Speaking to RTÉ TEN, the show's producer, Ronan Kelly, explained more about the programme: "Our series producer, Liam O'Brien, thought it would be a good idea to do something on the sport and found Nicole's website online. (www.nicolecoffey.com )
"Nicole Coffey, who features in this programme, is 13 years of age, from Dublin. She's the number two driver in her class in the country and there are very few other female drivers. Her ambition is to someday race Formula 1. She loves speed and the precision of motor-racing.
"There's a good social side to the sport for the teenagers. While their fathers and mechanics work on the karts between races, the teenagers do get to hang out together. Although they also tell the mechanics how the karts are performing out on the track!"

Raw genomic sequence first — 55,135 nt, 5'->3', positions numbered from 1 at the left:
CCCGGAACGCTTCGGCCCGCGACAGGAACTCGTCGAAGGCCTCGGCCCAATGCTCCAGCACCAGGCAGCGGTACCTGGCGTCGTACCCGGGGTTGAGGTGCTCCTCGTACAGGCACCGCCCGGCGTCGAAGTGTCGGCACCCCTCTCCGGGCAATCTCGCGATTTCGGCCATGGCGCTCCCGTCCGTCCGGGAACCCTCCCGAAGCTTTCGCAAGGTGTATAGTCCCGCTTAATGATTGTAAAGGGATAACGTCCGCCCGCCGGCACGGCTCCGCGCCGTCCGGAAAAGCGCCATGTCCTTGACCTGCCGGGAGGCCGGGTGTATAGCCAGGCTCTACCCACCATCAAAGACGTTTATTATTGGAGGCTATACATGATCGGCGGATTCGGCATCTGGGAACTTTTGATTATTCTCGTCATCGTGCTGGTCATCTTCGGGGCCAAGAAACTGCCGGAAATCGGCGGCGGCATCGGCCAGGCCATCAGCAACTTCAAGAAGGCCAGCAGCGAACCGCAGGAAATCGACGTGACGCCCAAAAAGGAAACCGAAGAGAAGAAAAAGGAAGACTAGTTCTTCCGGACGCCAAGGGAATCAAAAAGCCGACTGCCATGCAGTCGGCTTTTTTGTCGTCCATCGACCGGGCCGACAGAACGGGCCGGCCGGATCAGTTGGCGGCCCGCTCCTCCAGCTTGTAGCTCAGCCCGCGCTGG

Kelly continued: "A lot of men are involved as a way of staying in touch with their teenage children. The documentary features a man who lives in Meath but whose eight-year-old son lives with his ex-wife in Belfast. Go-karting gives them a chance for a weekend away together."
As to the cost of taking part in the sport, Kelly said: "The chassis can be €2,000-€3,000 and the engine the same. While they look like toys, they handle similarly and put the same sorts of stress on the body as Formula 1 - you have to be quite strong to control the car, especially on corners.
"In the off-season, Formula 1 drivers race go-karts to keep in shape. Nicole has a gym in her house, goes to Pilates and has a personal trainer to keep fit for racing.
"She has raced in Italy, Portugal and Bahrain, where she represented Ireland last November and came sixth."
As to the dangers of the sport, Kelly added: "They're really safety conscious: certain clothing, helmets and body protection has to be worn.
"They talk about crashes but the cars are so low to the ground that I don't think they're too serious."
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